Davey and Goliath
Davey and Goliath

With the big exception of sports events, it's not like the "golden days," when watching television was a communal event. In the beginning, the first television on the block was cause for TV-watching parties. Neighbors were invited over to watch mostly vaudevillian, song-and-dance variety shows -- Your Show of Shows, The Milton Berle Show, The Jimmy Durante Show, and, of course, The Ed Sullivan Show. Later, when at least one television set per household became the norm, neighbors stayed at home, watching with their own families, in front of their own sets. Today, the gathering of family and friends in front of the set is a thing of the past. Most of it seems to be replaced by video rentals or pay-per-view events, which again, are typically sports events or pop/rock concerts.

Is this a cause for mourning or chest-beating? I'm not sure. What I am sure of is that television is a commercial enterprise. It always has been. With former program titles like GE Theater, The Gulf Road Show, Texaco Star Theater, Philco TV Playhouse, The Bell Television Hour, Kraft Music Hall, Colgate Theater, and The Chevrolet Tele-Theater, is there any doubt? As such, it responds to the demands of the spending public. That so-called "quality" programming -- and "quality" doesn't even begin to address the diversity issue -- seemed to be available in this younger, seemingly altruistic time was simply evidence that a different dollar was being pursued. Television owes viewers nothing, except -- and this is a big except -- when viewers are seen as what they are: potential customers to the sponsors who buy time on the networks.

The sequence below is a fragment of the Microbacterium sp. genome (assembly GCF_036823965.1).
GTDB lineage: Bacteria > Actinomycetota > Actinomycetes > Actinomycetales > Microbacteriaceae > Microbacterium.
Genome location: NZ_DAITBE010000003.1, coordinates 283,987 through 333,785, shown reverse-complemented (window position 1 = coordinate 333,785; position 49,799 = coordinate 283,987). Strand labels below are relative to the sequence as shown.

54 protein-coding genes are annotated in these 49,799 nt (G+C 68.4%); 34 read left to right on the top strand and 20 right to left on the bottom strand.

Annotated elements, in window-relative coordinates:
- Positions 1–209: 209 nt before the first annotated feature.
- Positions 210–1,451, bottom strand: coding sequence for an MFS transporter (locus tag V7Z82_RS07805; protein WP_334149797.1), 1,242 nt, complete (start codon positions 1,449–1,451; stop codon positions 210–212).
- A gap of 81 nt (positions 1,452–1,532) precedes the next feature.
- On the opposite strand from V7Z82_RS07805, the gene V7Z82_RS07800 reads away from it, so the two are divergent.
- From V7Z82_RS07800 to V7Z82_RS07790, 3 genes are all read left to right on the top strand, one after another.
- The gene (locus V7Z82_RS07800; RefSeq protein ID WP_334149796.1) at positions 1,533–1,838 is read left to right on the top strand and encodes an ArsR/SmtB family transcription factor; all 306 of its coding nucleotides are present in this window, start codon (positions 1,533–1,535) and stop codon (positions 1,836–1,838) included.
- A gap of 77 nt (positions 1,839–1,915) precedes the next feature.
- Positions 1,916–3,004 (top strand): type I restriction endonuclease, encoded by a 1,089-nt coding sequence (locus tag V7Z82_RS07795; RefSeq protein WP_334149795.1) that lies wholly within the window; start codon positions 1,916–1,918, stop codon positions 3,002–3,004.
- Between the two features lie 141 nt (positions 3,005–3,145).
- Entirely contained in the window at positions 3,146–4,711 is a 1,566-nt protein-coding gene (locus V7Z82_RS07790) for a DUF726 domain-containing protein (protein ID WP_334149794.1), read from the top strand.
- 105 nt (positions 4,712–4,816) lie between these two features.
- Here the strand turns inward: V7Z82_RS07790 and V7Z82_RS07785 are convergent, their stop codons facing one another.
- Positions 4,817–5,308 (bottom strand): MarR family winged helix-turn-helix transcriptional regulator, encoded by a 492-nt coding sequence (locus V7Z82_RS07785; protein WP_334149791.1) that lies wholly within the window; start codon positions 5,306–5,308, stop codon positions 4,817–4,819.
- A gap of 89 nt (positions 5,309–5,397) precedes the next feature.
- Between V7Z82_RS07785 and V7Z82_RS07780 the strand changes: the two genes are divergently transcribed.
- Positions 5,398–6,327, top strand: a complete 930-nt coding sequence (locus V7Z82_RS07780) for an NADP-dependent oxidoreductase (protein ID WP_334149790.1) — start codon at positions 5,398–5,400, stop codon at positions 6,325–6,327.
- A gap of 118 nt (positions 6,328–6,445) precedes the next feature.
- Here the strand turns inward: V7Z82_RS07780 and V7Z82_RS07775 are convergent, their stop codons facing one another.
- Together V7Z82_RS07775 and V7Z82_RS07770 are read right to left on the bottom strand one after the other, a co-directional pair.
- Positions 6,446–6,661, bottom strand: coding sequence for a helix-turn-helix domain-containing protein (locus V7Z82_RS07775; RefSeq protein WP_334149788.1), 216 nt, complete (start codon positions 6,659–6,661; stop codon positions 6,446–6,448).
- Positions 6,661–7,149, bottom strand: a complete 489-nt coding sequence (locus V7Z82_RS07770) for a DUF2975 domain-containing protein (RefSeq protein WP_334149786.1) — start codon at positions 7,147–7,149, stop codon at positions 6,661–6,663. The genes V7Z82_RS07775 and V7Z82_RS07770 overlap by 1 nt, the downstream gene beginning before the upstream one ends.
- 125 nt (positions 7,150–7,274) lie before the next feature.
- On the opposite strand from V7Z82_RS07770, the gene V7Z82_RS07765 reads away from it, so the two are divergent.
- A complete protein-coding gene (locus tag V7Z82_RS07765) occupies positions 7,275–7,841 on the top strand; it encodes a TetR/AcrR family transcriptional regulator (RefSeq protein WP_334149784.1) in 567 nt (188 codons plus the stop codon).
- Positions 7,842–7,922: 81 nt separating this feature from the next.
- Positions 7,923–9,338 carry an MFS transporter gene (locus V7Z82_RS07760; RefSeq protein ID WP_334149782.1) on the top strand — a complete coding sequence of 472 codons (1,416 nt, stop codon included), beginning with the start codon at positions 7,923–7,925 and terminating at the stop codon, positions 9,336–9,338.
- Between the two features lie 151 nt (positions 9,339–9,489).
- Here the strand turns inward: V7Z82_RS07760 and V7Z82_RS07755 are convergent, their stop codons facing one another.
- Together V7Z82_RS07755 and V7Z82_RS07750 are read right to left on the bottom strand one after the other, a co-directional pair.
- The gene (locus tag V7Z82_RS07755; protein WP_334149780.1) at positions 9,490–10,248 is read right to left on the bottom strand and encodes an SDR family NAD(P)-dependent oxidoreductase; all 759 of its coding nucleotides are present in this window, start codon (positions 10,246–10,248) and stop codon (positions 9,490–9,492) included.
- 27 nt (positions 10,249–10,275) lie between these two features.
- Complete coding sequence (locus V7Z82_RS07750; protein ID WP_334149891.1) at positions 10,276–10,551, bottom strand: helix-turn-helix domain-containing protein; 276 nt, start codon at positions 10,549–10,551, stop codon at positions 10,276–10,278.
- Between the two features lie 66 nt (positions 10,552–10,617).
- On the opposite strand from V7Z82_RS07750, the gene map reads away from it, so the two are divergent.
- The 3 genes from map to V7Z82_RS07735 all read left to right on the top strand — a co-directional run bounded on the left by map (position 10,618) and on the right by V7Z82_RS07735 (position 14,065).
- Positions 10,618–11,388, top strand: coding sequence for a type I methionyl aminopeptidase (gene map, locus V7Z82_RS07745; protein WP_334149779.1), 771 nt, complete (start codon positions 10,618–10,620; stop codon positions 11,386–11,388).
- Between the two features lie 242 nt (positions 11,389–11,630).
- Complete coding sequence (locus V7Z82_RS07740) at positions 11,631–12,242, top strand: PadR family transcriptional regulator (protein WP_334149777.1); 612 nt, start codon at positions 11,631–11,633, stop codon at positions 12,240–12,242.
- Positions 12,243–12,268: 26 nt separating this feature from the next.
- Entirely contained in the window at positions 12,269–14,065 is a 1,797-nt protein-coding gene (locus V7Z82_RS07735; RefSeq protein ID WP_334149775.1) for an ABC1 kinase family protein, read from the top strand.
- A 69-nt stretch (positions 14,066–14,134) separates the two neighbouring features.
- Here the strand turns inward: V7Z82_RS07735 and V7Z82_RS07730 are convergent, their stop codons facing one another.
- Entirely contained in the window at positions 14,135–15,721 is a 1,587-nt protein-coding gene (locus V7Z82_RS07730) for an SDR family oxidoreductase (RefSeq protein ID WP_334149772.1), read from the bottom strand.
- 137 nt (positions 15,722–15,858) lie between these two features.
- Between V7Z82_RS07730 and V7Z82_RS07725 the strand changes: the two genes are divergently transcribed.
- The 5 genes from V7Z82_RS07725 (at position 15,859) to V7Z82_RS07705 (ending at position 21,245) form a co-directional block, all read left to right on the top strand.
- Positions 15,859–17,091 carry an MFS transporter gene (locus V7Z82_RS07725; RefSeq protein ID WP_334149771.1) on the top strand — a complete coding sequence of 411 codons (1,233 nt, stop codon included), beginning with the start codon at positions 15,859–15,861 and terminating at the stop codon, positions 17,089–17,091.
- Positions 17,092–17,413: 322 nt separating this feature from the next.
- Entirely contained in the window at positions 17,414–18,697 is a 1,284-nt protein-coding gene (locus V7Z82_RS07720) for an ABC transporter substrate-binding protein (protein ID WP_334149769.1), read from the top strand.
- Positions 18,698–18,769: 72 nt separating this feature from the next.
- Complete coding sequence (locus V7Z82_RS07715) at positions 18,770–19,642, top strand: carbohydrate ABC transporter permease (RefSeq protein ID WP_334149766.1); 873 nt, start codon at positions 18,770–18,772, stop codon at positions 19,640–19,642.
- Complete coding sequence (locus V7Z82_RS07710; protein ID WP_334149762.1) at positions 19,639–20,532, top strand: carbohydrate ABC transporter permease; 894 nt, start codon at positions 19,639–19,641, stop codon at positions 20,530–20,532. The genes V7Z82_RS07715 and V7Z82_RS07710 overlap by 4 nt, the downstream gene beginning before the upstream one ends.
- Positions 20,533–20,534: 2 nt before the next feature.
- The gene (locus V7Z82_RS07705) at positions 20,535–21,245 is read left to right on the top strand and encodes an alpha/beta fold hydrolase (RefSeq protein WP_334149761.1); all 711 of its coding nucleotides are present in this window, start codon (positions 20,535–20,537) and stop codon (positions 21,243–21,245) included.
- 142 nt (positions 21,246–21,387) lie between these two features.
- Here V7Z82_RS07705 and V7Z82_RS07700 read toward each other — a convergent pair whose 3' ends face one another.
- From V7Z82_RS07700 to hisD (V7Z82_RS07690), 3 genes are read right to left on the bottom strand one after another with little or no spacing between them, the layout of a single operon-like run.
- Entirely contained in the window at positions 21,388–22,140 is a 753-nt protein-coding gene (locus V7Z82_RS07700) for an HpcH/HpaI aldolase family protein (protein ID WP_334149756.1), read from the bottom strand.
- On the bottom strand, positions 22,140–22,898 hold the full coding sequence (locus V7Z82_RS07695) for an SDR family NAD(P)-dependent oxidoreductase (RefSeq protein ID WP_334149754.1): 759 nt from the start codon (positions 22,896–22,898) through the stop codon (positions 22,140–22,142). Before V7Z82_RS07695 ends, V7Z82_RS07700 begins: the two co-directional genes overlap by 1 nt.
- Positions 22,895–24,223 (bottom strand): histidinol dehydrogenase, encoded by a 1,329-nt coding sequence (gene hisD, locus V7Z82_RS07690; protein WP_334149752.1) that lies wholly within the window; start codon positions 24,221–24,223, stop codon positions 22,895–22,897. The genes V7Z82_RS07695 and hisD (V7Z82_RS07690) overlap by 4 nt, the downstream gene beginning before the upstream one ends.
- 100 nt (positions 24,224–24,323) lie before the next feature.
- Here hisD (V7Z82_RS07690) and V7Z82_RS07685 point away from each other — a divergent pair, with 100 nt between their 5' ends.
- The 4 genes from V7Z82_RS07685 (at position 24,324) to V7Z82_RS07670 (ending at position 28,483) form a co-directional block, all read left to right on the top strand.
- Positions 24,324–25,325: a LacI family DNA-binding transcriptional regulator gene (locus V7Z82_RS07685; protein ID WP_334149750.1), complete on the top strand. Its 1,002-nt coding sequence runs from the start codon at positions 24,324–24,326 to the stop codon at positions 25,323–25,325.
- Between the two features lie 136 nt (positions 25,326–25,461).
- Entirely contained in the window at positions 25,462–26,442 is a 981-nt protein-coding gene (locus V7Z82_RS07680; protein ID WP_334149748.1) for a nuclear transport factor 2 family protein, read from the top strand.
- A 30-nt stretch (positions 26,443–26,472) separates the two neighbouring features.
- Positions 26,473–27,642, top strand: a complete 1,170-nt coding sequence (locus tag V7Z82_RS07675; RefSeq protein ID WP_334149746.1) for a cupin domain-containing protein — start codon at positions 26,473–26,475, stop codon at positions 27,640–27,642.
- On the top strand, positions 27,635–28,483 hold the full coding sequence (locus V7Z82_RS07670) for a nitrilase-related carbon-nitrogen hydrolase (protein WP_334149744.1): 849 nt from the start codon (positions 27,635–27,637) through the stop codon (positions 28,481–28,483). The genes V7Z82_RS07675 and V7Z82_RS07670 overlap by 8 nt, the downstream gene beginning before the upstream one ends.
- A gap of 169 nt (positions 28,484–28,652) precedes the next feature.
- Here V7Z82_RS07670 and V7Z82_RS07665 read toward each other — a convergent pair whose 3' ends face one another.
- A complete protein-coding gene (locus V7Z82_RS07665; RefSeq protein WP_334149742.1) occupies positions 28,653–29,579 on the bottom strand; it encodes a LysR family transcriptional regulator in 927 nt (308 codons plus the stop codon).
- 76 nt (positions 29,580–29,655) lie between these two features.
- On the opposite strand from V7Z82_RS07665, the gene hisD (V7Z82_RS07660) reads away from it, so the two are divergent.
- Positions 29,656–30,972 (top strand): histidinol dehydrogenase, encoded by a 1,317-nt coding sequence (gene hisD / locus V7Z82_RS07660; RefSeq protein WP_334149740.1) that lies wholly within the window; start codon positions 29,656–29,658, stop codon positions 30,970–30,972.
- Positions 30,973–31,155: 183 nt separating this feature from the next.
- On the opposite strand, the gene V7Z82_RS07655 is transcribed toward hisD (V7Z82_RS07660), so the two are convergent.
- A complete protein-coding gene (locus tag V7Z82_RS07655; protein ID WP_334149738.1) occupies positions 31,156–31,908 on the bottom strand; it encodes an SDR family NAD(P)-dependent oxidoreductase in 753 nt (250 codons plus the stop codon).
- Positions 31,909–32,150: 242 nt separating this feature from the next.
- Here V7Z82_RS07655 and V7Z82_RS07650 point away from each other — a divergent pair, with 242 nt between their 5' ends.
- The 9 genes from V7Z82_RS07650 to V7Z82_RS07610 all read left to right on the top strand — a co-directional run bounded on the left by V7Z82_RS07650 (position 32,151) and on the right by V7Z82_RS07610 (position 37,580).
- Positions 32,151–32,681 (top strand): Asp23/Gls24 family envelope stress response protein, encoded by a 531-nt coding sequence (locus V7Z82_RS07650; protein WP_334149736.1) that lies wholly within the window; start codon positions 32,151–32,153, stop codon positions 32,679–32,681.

Johnson & Johnson, Proctor & Gamble, and IBM, among other corporations, recently announced their pledge to support family-friendly programming. Johnson & Johnson went so far as to put their pledge in print in a recent TV Guide advertisement. The outcome of this effort in the upcoming TV season is anyone's guess, though new program support patterned after Hallmark's Hall of Fame is one idea that comes to mind.

Making corporate sponsors responsive to the desires of any viewing constituency is not going to happen with the "airwaves are public" argument. It's too late. Like it or not, corporations "own" the airwaves thanks to the assistance of legislators who helped pass the Telecommunications Acts, particularly the last one in 1996. The return of the family-friendly pledge (and the success of the upcoming Brown-Out) depends on how responsive consumers can make television advertisers. If there is no perceived fall-out should these corporations fail to keep their family-friendly promise, nothing will happen, and down the line, these corporations will point to the family-friendly pledge and say, "See? Aren't we good citizens?" But being a good citizen means having a social conscience. As viewers, we need to get advertisers where their social conscience is. Coincidentally, it's the same place where their economic self-interest is.